Vascular Control of Organ Function
Vascular control of adipose tissue and consequences for tumor progression
Angiocrine signaling is a key regulator of organ development and regeneration, but still little is known about its roles in disease conditions. This project addresses how the quiescent endothelium responds to disease conditions and how this alters expression of angiocrine factors and subsequently disease progression. Work during the first funding period showed how cancer and metabolic changes alter endothelial transcriptomes in metabolic highly active organs. Modelling such endothelial-specific changes in mice revealed that Notch1-driven angiocrine signals control metabolism in muscle and adipose tissue and strongly contribute to tumor progression. We therefore propose that the endothelium is a mediator or even an amplifier of cancer-released factors.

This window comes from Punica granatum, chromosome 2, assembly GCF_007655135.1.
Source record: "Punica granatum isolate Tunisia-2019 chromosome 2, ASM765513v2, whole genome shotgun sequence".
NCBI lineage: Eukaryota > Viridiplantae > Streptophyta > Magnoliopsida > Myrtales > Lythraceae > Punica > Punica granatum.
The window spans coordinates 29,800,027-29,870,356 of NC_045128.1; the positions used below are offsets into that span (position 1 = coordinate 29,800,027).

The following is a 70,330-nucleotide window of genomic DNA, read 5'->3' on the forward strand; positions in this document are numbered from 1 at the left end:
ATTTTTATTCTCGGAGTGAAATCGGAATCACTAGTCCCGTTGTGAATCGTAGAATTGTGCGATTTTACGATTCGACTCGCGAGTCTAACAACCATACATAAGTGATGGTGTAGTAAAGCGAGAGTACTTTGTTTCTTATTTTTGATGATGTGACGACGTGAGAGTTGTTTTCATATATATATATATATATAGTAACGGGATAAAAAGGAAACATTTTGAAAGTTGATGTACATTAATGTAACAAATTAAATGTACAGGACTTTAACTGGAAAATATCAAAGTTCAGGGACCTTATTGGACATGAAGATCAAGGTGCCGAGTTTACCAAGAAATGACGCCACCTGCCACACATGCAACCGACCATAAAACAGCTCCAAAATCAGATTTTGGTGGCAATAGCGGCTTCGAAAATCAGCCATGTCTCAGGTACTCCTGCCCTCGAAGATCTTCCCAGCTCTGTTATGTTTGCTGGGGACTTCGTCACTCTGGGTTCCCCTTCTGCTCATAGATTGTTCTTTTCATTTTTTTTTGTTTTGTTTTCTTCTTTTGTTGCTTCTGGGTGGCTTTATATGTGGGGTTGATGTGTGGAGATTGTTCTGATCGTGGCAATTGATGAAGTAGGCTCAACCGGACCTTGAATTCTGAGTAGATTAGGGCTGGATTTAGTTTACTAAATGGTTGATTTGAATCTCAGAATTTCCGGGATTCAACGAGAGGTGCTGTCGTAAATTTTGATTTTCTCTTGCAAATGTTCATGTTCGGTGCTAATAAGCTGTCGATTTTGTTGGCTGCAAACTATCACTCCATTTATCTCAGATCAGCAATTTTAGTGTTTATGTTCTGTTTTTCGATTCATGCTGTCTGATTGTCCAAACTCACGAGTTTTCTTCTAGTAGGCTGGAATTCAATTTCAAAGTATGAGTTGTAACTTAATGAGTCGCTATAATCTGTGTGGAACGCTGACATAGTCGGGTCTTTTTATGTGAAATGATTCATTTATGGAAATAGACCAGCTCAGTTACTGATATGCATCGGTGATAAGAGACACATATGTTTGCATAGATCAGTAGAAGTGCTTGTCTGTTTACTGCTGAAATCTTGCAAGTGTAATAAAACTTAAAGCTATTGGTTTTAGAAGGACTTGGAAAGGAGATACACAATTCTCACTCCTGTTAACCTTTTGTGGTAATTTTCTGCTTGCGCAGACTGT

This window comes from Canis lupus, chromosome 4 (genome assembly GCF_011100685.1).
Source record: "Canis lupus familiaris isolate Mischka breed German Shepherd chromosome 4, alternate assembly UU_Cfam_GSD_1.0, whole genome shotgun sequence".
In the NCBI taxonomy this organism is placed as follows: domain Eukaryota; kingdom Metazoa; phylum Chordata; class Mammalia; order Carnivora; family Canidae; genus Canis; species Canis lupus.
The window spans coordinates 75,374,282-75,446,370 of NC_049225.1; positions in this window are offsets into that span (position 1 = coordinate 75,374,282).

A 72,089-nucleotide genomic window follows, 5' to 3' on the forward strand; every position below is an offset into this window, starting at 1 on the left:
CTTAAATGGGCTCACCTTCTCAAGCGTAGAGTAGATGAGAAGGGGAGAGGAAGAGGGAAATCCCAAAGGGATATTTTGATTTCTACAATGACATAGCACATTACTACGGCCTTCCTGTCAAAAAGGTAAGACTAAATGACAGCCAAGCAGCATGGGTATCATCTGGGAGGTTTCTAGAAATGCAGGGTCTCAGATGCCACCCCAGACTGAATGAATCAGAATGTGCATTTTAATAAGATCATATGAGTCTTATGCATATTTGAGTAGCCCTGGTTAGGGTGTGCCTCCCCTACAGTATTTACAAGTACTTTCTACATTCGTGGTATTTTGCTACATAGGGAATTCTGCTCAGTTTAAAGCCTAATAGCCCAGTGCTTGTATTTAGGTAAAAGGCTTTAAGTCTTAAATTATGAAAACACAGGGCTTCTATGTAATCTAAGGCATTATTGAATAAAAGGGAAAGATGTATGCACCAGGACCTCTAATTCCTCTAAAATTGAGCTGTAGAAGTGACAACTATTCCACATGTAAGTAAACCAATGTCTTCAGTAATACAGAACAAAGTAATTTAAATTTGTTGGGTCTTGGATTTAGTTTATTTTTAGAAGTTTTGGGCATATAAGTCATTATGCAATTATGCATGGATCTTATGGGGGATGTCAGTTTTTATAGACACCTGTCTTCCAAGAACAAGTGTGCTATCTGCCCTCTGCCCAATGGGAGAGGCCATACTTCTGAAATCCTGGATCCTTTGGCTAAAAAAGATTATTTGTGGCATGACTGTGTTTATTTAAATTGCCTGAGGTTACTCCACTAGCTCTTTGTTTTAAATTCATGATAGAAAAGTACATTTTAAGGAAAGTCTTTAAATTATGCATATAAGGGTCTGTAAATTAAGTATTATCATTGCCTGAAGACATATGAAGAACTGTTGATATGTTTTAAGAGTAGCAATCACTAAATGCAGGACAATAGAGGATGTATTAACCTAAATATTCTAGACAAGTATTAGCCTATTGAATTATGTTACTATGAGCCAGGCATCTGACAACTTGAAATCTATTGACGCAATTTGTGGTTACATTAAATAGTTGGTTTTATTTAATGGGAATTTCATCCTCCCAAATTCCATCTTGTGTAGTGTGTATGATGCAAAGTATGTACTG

The experimental program of the second funding period will systematically unravel how cancer changes endothelial heterogeneity and the angiocrine landscape and to decipher how angiocrine signaling contributes to tissue wasting during tumor progression. We will explore endothelial heterogeneity in white adipose tissue and explore how metabolic alterations or the presence of a solid tumor mass at distant sites changes endothelial heterogeneity and function. We will decipher how cachectokines act across long-distance on the endothelium and how this contributes to tissue wasting. Ultimately, we aim at developing therapeutical strategies to interfere with the cancer-endothelial crosstalk to delay the onset of metastasis and cancer cachexia.